Tuesday, April 13, 2010

Learning from Action Learning

I became aware of action learning as a student in an executive leadership program. Just this year as I returned to action learning as a team coach, I realized that action learning has something to teach me as a web project manager. In this blog post, I will offer some quick ways you can incorporate action learning into any team project.

Action learning gives a small group of students a real-life problem to solve. The group works together to learn about the problem and, by reflecting on their work and progress as they go, they also learn about working as a team, self-management, communication, even learning—and any number of other life and management skills. If you’d like to read more about how the collective web defines action learning, Wikipedia
offers a good overview and background along with a long list of books and articles on the topic.

While I was in the process of action learning for a 5 month-long project culminating in a presentation to people much more powerful than me, I remember being focused intensely on the problem at hand. What was the root of the problem and how could we solve it? Over time, the project began to interfere with our day-to-day jobs and with home lives. The differences in work styles, communication styles, and individual priorities caused friction—both small and large. This was an intense time, partly by design, that had the whole group under pressure.

If you’ve been on a project team for a large web project—a complete site redesign, for instance—these pressures will likely sound familiar to you.

The desire to “get it right” is intense for many web project teams. Web projects are frequently high-impact in a library; academic library employees use the public website every day as a core part of our daily work. Participants in your project team may start out already impassioned about the problem you are trying to solve. Your colleagues outside the team can be impassioned, too. Your end result is frequently on display for the whole world to see.

The time pressure is there, too. Participation on a web project team is almost always on top of your regular work in a library. A few lucky team members may have anticipated the project and the workload and cleared their schedules of extra commitments Most, though, will not have that luxury. Members of your project team may feel the pressure of a broken server that they need to rebuild (now!), a class that they need to prepare to teach (tomorrow!), or the emails that are piling up in their inbox (always!).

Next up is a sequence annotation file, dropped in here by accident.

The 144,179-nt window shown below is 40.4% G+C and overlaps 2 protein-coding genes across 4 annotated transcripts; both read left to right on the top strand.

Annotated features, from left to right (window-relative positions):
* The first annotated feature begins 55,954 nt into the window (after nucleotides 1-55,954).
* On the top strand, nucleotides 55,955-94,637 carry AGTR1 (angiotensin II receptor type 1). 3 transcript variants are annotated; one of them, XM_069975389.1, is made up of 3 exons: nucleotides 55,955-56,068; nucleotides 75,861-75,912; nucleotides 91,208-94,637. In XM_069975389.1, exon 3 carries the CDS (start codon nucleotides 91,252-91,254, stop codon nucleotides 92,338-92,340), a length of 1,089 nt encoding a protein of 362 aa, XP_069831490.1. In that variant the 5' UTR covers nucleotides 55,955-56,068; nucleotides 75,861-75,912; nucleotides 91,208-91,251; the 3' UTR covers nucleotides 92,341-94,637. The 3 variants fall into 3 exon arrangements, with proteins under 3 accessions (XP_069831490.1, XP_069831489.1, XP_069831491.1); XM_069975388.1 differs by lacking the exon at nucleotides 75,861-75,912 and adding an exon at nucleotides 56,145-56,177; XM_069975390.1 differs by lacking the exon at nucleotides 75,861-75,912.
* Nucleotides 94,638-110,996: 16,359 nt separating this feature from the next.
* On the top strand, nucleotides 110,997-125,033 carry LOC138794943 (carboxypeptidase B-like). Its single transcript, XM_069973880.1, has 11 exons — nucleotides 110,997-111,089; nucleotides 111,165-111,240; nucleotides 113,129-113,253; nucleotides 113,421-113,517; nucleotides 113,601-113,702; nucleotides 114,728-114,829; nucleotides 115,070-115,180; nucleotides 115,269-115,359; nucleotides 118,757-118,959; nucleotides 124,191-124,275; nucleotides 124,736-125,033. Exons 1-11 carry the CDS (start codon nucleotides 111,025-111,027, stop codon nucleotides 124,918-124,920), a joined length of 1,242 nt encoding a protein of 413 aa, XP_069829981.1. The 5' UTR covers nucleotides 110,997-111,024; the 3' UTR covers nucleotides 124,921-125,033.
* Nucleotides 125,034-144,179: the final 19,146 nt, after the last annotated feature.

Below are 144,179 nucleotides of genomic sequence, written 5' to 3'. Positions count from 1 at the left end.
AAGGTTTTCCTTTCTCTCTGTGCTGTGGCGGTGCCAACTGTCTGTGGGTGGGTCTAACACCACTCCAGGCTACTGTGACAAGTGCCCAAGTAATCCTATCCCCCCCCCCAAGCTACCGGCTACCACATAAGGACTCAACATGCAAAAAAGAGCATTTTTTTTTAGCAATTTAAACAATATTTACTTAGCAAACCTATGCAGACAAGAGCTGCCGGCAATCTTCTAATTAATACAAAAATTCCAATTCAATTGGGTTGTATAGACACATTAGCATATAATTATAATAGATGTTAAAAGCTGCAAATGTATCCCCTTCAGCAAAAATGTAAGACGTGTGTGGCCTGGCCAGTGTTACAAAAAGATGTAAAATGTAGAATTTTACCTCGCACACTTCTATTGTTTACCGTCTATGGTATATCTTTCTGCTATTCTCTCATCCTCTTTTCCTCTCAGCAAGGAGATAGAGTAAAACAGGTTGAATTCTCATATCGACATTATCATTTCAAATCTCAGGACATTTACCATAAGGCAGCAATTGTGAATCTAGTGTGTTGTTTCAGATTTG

The action learning model tells you to examine the process—the group dynamics, the part you play in the group, the act of learning—so you can improve your performance both now and in the future. A group project without reflecting on the process isn’t action learning—it’s just a group project.

There is no reason that you can’t adapt the reflection piece of action learning so that your web project can also become a learning experience. Ways of doing this include:
  • At the beginning of a meeting, ask each person to state their expectations for that meeting. Adjust the agenda as a group or discuss as a group if all the expectations can’t be met. This helps you to move forward at a pace that your team wants to move—not just what is comfortable for you.
  • At any point in a meeting, pass an object hand to hand, giving each person holding the object the floor to voice their opinion without interruption. This talking stick model is a simple method with which many people are familiar. It is ideal for when you have some voices that you never seem to hear.

  • If you come to an impasse during a meeting, ask each person to share their answers to the following three questions:
    • What do you observe happening—just the facts?
    • How do you feel about that or what are your guesses about what is really happening?
    • What should the group do next?
    This model is commonly referred to as What, So What, Now What? Depending on comfort with conflict, you may discover that only a few people in the group think that the group has actually hit an impasse.
  • Schedule time for the end of each meeting as “check in.” Use that time to ask one question that gives everyone a chance to share their perspective:
    • Do you see anything else we should be doing right now?
    • How do you feel about our progress?
    • Do you have any concerns to share with the group?
    • How is your work load right now?
    • What one word would you use to describe our project?
    This can simply create an awareness of others’ needs. It can also surface feelings that, unaddressed, will grow into serious challenges to your project. Schedule a discussion about the serious challenges for the next meeting or work through problems outside the meeting time with email or one-on-one.
  • At the end of the project, ask each team member what, if anything, they gained from serving on the project team. As the project manager, you may be surprised by the responses and can use them to improve your own leadership skills.

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